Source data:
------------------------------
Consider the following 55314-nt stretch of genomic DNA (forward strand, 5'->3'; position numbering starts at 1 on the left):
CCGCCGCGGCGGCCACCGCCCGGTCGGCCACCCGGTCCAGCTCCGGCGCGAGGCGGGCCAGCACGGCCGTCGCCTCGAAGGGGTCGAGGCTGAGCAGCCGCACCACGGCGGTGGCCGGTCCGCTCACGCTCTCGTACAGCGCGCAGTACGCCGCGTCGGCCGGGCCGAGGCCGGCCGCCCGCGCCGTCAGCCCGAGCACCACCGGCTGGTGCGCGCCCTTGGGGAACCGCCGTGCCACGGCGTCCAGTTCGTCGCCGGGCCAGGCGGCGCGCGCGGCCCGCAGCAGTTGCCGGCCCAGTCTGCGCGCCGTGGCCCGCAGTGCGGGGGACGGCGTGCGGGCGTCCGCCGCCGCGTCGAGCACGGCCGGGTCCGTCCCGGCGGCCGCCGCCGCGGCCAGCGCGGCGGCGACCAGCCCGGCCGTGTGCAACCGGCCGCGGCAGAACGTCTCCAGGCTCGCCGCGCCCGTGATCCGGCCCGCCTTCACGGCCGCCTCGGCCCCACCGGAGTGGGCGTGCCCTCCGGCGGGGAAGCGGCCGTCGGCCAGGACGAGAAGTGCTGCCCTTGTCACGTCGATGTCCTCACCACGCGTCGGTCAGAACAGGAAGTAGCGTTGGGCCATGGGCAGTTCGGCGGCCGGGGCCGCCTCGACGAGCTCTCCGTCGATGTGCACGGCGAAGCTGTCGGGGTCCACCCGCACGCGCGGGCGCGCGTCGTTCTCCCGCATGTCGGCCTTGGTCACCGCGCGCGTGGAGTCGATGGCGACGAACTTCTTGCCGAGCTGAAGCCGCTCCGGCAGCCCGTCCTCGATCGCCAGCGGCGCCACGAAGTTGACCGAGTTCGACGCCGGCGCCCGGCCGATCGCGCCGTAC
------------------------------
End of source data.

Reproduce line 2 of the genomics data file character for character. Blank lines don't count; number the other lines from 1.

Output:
CCGCCGCGGCGGCCACCGCCCGGTCGGCCACCCGGTCCAGCTCCGGCGCGAGGCGGGCCAGCACGGCCGTCGCCTCGAAGGGGTCGAGGCTGAGCAGCCGCACCACGGCGGTGGCCGGTCCGCTCACGCTCTCGTACAGCGCGCAGTACGCCGCGTCGGCCGGGCCGAGGCCGGCCGCCCGCGCCGTCAGCCCGAGCACCACCGGCTGGTGCGCGCCCTTGGGGAACCGCCGTGCCACGGCGTCCAGTTCGTCGCCGGGCCAGGCGGCGCGCGCGGCCCGCAGCAGTTGCCGGCCCAGTCTGCGCGCCGTGGCCCGCAGTGCGGGGGACGGCGTGCGGGCGTCCGCCGCCGCGTCGAGCACGGCCGGGTCCGTCCCGGCGGCCGCCGCCGCGGCCAGCGCGGCGGCGACCAGCCCGGCCGTGTGCAACCGGCCGCGGCAGAACGTCTCCAGGCTCGCCGCGCCCGTGATCCGGCCCGCCTTCACGGCCGCCTCGGCCCCACCGGAGTGGGCGTGCCCTCCGGCGGGGAAGCGGCCGTCGGCCAGGACGAGAAGTGCTGCCCTTGTCACGTCGATGTCCTCACCACGCGTCGGTCAGAACAGGAAGTAGCGTTGGGCCATGGGCAGTTCGGCGGCCGGGGCCGCCTCGACGAGCTCTCCGTCGATGTGCACGGCGAAGCTGTCGGGGTCCACCCGCACGCGCGGGCGCGCGTCGTTCTCCCGCATGTCGGCCTTGGTCACCGCGCGCGTGGAGTCGATGGCGACGAACTTCTTGCCGAGCTGAAGCCGCTCCGGCAGCCCGTCCTCGATCGCCAGCGGCGCCACGAAGTTGACCGAGTTCGACGCCGGCGCCCGGCCGATCGCGCCGTAC